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Microsoft Explores Using Liquids to Cool AI Chips

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(Bloomberg Businessweek) —

The semiconductors whose components are measured in nanometers are the marvel of modern artificial intelligence data centers, but some of the most important machines in such facilities are the fans. Without cool air constantly blowing through the racks of computers, the advanced chips would cook themselves. The cost of running enough fans and air conditioners to keep this from happening is leading chipmakers and data center operators to find completely different ways to do things.

Such aspirations were on display on Nov. 15, when Microsoft Corp. announced its first major foray into advanced chipmaking for AI. Its new Maia 100 chip, intended to compete with Nvidia Corp.’s top-line products, is designed to be attached to a so-called cold plate, a metal device that’s kept cool by liquid flowing beneath its surface. The technique could be an intermediary step to full-immersion cooling, where entire racks of servers operate inside tanks of specialized liquid.

People who have to worry about cooling computer servers have known about the advantages of liquid cooling for years—water has about four times the capacity of air to absorb heat. Some crypto miners have experimented with the technique, and there are data centers already adapting cold plate technology to chips that have been designed for standard air cooling. Hardcore gamers looking to squeeze performance out of their PC rigs—and to cut down on the maddening whir of high-powered fans—show off their custom-built cooling systems, featuring illuminated water pipes.

But liquid cooling has its drawbacks. Water conducts electricity and can ruin expensive equipment, requiring alternative fluids if they have to come into direct contact with computers. For many large data centers, implementing a whole new cooling strategy would be a massive infrastructure project. Operators would have to worry, for instance, about how to keep the floors from collapsing under the weight of all the liquid needed to submerge rows of seven-foot-high computer cabinets. This has led major data center operators to stay the course with fans, leaving liquid cooling techniques to the tinkerers.

The massive computing requirements of AI are changing the equation. Advances that increase a chip’s capacity multiply the amount of electricity it needs; the more power it uses, the more heat it generates. Each Nvidia H100 AI accelerator, the gold standard for AI development, uses at least 300 watts of power—about three times the amount of a 65-inch flatscreen television. A data center may use hundreds or even thousands of the processors, each one costing more than a family car.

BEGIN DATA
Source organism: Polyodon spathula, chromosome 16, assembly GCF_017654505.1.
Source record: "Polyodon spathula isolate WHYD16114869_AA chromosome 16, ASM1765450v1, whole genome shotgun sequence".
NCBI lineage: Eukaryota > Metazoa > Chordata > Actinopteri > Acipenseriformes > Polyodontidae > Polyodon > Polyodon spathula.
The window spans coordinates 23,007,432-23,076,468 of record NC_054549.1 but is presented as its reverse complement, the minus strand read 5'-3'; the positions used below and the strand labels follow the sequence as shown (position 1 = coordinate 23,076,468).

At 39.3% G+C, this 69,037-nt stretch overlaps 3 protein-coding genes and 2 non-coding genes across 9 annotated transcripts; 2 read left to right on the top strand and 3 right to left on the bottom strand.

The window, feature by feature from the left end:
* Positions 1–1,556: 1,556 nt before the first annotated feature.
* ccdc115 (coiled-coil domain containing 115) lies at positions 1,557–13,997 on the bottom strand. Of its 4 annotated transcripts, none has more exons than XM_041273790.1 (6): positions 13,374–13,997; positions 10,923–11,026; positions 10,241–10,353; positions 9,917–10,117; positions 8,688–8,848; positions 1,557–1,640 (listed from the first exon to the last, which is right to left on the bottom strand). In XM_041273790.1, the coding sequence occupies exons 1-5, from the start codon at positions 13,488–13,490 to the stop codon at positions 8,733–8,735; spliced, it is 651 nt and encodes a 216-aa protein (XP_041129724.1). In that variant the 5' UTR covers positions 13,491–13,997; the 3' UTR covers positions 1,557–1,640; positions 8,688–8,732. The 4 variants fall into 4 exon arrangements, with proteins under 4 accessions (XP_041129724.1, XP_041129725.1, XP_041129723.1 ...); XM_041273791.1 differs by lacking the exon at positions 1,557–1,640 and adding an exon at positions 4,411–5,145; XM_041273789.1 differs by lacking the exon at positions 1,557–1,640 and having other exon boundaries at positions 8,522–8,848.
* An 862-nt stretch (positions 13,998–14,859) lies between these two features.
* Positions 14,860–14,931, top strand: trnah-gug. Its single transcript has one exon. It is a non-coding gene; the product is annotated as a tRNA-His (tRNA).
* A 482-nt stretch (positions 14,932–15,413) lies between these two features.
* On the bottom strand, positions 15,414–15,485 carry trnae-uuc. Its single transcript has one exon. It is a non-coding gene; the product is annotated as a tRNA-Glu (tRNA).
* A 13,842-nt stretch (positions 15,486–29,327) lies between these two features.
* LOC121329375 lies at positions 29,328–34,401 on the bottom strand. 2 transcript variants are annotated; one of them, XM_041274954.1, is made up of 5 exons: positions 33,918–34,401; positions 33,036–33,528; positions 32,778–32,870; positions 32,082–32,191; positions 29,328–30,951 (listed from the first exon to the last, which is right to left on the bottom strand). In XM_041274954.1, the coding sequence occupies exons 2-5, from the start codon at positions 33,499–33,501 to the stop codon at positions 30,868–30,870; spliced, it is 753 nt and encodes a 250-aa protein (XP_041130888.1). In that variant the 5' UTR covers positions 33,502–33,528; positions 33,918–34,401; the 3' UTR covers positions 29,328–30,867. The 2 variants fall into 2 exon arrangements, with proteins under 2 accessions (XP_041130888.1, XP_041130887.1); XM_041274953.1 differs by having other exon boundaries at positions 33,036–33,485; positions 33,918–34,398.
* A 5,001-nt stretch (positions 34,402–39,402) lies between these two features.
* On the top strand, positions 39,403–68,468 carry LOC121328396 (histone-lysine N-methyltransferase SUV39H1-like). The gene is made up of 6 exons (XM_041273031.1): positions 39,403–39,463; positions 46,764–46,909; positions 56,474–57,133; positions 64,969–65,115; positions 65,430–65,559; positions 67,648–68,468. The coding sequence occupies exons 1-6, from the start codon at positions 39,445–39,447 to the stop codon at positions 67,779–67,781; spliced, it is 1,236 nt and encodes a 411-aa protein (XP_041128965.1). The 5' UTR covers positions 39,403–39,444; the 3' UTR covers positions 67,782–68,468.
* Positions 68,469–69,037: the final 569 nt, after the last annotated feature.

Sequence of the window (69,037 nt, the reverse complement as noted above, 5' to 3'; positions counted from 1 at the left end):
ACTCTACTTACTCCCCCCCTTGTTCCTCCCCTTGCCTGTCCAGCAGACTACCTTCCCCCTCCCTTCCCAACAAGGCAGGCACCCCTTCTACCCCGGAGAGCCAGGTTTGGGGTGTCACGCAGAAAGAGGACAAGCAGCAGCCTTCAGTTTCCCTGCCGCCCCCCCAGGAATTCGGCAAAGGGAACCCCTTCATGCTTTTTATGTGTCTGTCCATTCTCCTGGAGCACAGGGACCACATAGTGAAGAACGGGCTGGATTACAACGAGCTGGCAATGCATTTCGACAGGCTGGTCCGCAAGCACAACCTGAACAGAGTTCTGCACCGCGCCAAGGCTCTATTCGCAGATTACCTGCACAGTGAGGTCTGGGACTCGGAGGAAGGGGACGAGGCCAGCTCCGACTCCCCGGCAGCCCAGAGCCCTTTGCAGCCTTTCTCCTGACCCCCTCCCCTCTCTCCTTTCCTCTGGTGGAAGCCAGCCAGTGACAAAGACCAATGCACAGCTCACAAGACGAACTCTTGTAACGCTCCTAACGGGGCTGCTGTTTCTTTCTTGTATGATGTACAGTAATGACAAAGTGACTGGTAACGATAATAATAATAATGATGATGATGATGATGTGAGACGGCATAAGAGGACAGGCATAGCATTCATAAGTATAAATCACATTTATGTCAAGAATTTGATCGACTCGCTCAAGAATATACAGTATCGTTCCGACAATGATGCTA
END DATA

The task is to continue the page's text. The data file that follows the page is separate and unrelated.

Cooling is the fastest-growing physical infrastructure cost for data centers, with a 16% compound annual growth rate, according to a November 2023 report by Omdia Research. As much as 40% of the overall power used by a data center goes to cooling, says Jennifer Huffstetler, a product sustainability executive at Intel Corp. “Power is the No. 1 limiter for data centers,” she says. Challenges related to cooling are causing some of them to cut back on certain types of components, leave space between the racks empty or throttle down expensive chips to keep them from overheating.

Microsoft’s Maia chips are designed to operate alongside large coolers which circulate liquid through cold plates connected directly to them. This allows the chips to operate in standard data centers, and Microsoft says it will start installing them in 2024. Eventually, Microsoft’s Azure cloud division hopes to make liquid cooling a much larger part of all its data center operations, according to Mark Russinovich, Azure’s chief technical officer. “It’s proven technology, in production,” he says, sitting in his home office. “It’s been in production for a long time, including sitting here under my desk on my gaming PC.”

Over the next few years, Microsoft also plans to develop data centers that can accommodate immersion cooling, where racks will operate from inside cooling baths. This would be more efficient than cold plates, but it also requires a broad examination of equipment at every level.

One tricky question with immersion cooling is what type of liquid to use. Previous experiments have used so-called forever chemicals, polyfluoroalkyl substances that don’t break down naturally. Safety concerns and environmental regulations are leading to the reduced use of these chemicals; 3M, a major manufacturer, said in late 2022 that it would stop making them.

Microsoft hasn’t said what liquid its systems will use. Shell PLC, the energy company, has developed a process that converts natural gas to synthetic liquids, and Intel has said it’s testing them.

Other major chipmakers’ plans for liquid cooling remain unclear. Intel has recently changed its policies to allow its customers to build their own liquid cooling systems to cool certain Intel products without voiding their warranties, says Huffstetler.

A fundamental overhaul may be necessary to have data centers keep up with the requirements of advancing AI systems. Finding places to put the facilities is already becoming more challenging, as some communities push back against accepting an energy-hungry plant that provides few job opportunities.

It’s possible that liquid cooling could make AI a better neighbor, though, by becoming a source of warm water. Jon Lin of Equinix, the largest provider of outsourced data centers, is one operator that’s already begun to implement cold plate cooling. He says the company will use the outflow of water from one of its facilities in Paris to heat the pools during the 2024 Olympics. —With Dina Bass

To contact the author of this story:
Ian King in San Francisco at

© 2024 Bloomberg L.P.


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